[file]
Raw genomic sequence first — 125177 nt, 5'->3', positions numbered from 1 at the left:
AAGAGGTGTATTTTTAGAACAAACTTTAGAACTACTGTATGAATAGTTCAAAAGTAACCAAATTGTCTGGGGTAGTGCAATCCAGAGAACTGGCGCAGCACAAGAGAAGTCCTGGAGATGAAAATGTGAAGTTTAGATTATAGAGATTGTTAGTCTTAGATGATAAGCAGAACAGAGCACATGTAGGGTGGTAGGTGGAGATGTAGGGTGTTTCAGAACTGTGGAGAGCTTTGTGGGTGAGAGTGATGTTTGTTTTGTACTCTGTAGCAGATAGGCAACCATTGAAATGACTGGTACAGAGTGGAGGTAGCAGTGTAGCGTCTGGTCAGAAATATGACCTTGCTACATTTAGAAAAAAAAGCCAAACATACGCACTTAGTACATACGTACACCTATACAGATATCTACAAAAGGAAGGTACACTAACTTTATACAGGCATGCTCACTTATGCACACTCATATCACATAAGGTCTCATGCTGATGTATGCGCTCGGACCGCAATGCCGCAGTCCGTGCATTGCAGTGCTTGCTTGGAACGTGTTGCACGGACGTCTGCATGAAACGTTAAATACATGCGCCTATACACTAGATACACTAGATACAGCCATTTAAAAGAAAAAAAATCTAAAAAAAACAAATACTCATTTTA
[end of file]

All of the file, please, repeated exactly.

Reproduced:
Raw genomic sequence first — 125177 nt, 5'->3', positions numbered from 1 at the left:
AAGAGGTGTATTTTTAGAACAAACTTTAGAACTACTGTATGAATAGTTCAAAAGTAACCAAATTGTCTGGGGTAGTGCAATCCAGAGAACTGGCGCAGCACAAGAGAAGTCCTGGAGATGAAAATGTGAAGTTTAGATTATAGAGATTGTTAGTCTTAGATGATAAGCAGAACAGAGCACATGTAGGGTGGTAGGTGGAGATGTAGGGTGTTTCAGAACTGTGGAGAGCTTTGTGGGTGAGAGTGATGTTTGTTTTGTACTCTGTAGCAGATAGGCAACCATTGAAATGACTGGTACAGAGTGGAGGTAGCAGTGTAGCGTCTGGTCAGAAATATGACCTTGCTACATTTAGAAAAAAAAGCCAAACATACGCACTTAGTACATACGTACACCTATACAGATATCTACAAAAGGAAGGTACACTAACTTTATACAGGCATGCTCACTTATGCACACTCATATCACATAAGGTCTCATGCTGATGTATGCGCTCGGACCGCAATGCCGCAGTCCGTGCATTGCAGTGCTTGCTTGGAACGTGTTGCACGGACGTCTGCATGAAACGTTAAATACATGCGCCTATACACTAGATACACTAGATACAGCCATTTAAAAGAAAAAAAATCTAAAAAAAACAAATACTCATTTTA